Interview with Bryony Twydle

Bryony Twydle takes some time to talk to Voice about her show, inspirations, and give advice to young people.

Interview with Bryony Twydle

Could you first introduce yourself to the reader?

Hi, I’m Bryony Twydle. I’m a character comedian, which I guess means I’m terrible at being myself, so introducing myself to you is quite difficult. What I can tell you is that I like Riverdance, Barbra Streisand and I’m a terrible driver.

Tell us about your show?

Flamingo is my debut Edinburgh show. My show focuses on 6 different characters and their loosely connected lives, ranging from a Greek sex therapist with a very questionable accent to a crazed unorthodox speed awareness instructor, who may or may not be based on a person I met as a result of my own terrible driving.

Why do you want to perform at Edinburgh Festival Fringe, and is it different from other festivals?

Well it’s the only festival that - because of the constant brewing of beer in the city - smells of Weetabix. But also I’ve performed at lots of different festivals and Edinburgh is in a completely different league. Sure it rains most days and is crippling me financially, but what other festival justifies you taking a month off work in order to prance around on stage?

What first motivated you to enter the industry? Who were your inspirations?

I’ve always loved French and Saunders and did lots of sketch comedy while at university. Having performed at a few Edinburgh’s as part of a group, I decided that the time was right to create my own show. I continue to be inspired by so many funny women that I perform alongside on the circuit.

Do you ever feel any pressure to be a social commentator, or constantly update material to respond to events?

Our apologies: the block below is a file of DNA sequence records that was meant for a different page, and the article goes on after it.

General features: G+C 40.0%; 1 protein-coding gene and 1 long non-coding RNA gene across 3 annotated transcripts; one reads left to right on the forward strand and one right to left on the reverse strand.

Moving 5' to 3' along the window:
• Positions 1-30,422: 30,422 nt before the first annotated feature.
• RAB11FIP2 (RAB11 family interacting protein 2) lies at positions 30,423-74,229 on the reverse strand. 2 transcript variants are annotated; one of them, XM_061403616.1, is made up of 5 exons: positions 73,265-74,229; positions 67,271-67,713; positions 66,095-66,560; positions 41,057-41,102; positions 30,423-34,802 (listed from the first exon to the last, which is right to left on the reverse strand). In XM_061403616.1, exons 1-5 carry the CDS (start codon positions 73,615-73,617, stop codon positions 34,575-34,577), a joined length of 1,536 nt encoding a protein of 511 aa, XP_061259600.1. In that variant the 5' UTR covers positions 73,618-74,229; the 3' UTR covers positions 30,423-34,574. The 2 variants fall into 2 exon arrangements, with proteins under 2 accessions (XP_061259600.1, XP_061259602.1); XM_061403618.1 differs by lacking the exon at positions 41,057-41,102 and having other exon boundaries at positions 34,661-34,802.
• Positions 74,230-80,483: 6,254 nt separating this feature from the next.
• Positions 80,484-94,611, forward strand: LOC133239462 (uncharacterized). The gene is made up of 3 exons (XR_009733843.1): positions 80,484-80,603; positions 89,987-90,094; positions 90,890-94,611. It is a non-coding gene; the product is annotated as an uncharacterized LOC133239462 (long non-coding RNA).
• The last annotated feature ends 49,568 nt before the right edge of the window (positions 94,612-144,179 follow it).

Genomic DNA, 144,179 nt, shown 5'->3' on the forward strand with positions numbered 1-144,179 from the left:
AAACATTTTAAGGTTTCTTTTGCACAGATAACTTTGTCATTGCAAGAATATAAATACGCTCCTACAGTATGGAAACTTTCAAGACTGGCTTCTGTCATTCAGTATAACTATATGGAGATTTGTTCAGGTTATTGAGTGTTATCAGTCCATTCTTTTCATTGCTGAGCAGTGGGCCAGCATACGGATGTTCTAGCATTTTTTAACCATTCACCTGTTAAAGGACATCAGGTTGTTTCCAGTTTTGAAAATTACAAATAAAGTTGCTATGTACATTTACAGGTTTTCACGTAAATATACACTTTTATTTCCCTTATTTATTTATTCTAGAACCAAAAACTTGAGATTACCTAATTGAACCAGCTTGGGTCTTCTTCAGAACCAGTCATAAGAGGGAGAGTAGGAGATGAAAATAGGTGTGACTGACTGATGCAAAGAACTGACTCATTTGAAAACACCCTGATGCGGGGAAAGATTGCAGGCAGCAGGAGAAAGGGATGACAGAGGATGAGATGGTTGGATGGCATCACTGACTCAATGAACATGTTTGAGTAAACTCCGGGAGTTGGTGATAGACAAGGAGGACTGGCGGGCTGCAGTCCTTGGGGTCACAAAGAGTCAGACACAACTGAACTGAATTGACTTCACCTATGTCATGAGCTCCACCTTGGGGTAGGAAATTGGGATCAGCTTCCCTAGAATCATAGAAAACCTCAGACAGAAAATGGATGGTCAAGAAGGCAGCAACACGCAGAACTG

While my material doesn’t comment on current affairs on the surface, it is nevertheless informed by what’s going on around us, and many of the characters are underpinned by what we as women face every single day.

Equally, do you feel there has been a shift in public sentiment that has affected your work?

I started creating this show two years ago, before the Me Too and Time’s Up movements rose up, and one of the characters that I play is a Hollywood starlet, that spent her entire career being viewed through a male gaze – by setting the character’s career in the 1940’s and 50’s allowed us to heighten the misogyny that she faced. But as the scale of abuse in Hollywood became apparent we needed to re-write the character, so that it didn’t appear that we were mocking what has happened. I hope now we’ve struck the right tone with her and that she’s still funny…

Describe the last year in 5 words or less?

Who runs the world? Girls.

What advice would you give to someone who wants to take a show up to the fringe?

Don’t drink too much at the beginning, you’ll lose your voice. Pack tuppaware, you won’t be able to afford to eat out every day. Whatever the reviews, whatever the audience numbers, enjoy your show – keep having fun, keep finding new things, keep playing.

And what advice do you wish you’d been given when entering the industry?

Write more. Write all the goddamn time.

When and where can people see your show?

Underbelly Bristo Square, 8.30pm every day

And where can people find, follow and like you online?

Twitter: @BryonyTwydle

Facebook: BryTwyComedy


Header Image Credit: Idil Sukan


Tom Inniss

Tom Inniss Voice Team

Tom is the Editor of Voice. He is a politics graduate and holds a masters in journalism, with particular interest in youth political engagement and technology. He is also a mentor to our Voice Contributors, and champions our festivals programme, including the reporter team at the Edinburgh Festival Fringe.

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